The Wigtownshire Branch of the Multiple Sclerosis Society for Scotland are hosting a public meeting from 7 to 8:30pm on Thursday May 26 at the Green Valley Conference Centre at Castle Kennedy.
The director of the MS Society Scotland, David McNiven, will address the meeting and provide information about the services of the society and the implications of recent changes and developments. The MS Nurse for Dumfries and Galloway, Liz Clark, will talk about the developments in health services for people with MS. There will also be a stall about the benefits of massage as a complementary therapy for people with MS, with mini-treatment ‘tasters’ for people who wish to try this out.
The local branch committee has taken an important role in developing and coordinating the services for people affected by MS in the Wigtownshire area. The chairperson, Alan Richards, is issuing a special invitation to this event to anyone affected by MS, whether they are people actually with the condition, carers and friends, part of their support network or people who provide services for them.
He said: “We would welcome along anyone who wants to know more about MS and what can be done to help. We would particularly like to see people who are keen to offer support and ideas. We have an active and enthusiastic committee but also want to recruit extra people who are willing to join in and help us with our plans.
“We hope that this meeting will not be too formal, but give people some time to get together over tea and biscuits and chat about the things we need to talk about.”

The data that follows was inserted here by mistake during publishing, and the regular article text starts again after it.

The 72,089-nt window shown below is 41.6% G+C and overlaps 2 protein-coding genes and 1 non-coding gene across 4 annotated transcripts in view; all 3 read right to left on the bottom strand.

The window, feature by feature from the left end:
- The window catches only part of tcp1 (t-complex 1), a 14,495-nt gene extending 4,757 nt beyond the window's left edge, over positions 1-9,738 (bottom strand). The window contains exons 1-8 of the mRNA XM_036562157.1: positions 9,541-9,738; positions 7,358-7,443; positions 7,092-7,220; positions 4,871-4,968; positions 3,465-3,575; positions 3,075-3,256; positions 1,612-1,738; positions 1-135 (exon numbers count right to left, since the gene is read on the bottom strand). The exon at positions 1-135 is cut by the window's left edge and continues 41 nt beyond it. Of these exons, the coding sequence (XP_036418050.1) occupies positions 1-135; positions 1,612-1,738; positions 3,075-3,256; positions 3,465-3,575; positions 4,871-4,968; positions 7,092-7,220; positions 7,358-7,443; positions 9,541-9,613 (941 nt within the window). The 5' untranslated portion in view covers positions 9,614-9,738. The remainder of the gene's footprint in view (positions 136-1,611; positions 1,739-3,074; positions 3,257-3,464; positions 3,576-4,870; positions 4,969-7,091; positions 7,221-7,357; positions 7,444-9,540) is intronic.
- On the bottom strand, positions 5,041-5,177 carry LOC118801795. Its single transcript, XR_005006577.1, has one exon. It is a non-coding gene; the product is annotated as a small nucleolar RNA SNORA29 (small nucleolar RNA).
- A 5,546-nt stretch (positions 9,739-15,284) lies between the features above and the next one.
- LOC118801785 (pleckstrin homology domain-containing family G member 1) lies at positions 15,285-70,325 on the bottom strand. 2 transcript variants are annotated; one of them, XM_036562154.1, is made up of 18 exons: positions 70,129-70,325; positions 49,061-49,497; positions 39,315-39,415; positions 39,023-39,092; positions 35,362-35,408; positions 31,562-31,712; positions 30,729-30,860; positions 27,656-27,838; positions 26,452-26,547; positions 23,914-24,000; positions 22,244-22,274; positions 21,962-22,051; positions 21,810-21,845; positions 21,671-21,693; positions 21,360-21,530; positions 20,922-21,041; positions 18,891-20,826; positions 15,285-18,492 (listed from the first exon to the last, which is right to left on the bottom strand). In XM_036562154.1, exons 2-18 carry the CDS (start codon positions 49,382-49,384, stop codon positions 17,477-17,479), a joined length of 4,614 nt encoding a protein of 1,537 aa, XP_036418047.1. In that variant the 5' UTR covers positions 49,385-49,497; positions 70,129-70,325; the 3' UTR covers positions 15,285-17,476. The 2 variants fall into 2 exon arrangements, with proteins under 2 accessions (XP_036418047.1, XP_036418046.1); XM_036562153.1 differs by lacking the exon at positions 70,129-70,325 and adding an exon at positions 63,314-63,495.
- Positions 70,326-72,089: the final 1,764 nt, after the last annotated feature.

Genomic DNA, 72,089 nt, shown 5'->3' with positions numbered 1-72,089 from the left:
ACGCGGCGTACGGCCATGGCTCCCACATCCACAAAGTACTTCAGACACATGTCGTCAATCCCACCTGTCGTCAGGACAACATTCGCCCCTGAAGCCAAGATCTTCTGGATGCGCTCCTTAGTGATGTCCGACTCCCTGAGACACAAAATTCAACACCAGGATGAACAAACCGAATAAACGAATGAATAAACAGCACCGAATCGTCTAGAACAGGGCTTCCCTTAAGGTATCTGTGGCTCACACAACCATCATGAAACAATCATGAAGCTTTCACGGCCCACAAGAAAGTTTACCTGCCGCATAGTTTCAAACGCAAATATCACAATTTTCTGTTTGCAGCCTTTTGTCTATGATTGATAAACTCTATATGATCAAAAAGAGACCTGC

The plans for next year involve the development of the events and activities at their resource and support centre at 24-26 Kerrsland Road, Stranraer, and further afield. This will aim to include more opportunities for outings, talks and meetings, further complementary therapies and creative workshops around the area. “We particularly hope that there will be good ideas and suggestions coming forward about these” said Mr Richards.
Another priority is to liaise with other groups working with long-term health conditions, and developing shared opportunities to deal with some of the big social issues, such as changes to benefits entitlement and attitudes to providing support and facilities related to mobility or disability.
Mr Richards continued: “We have a good record of developing our services, and we get a lot of public support in our area, for which we are very grateful. It is a good time to build on this and establish better links and a strong network for the benefit of all people who share similar difficulties. Getting together as many people as possible at our event next week could give us a good start on this.”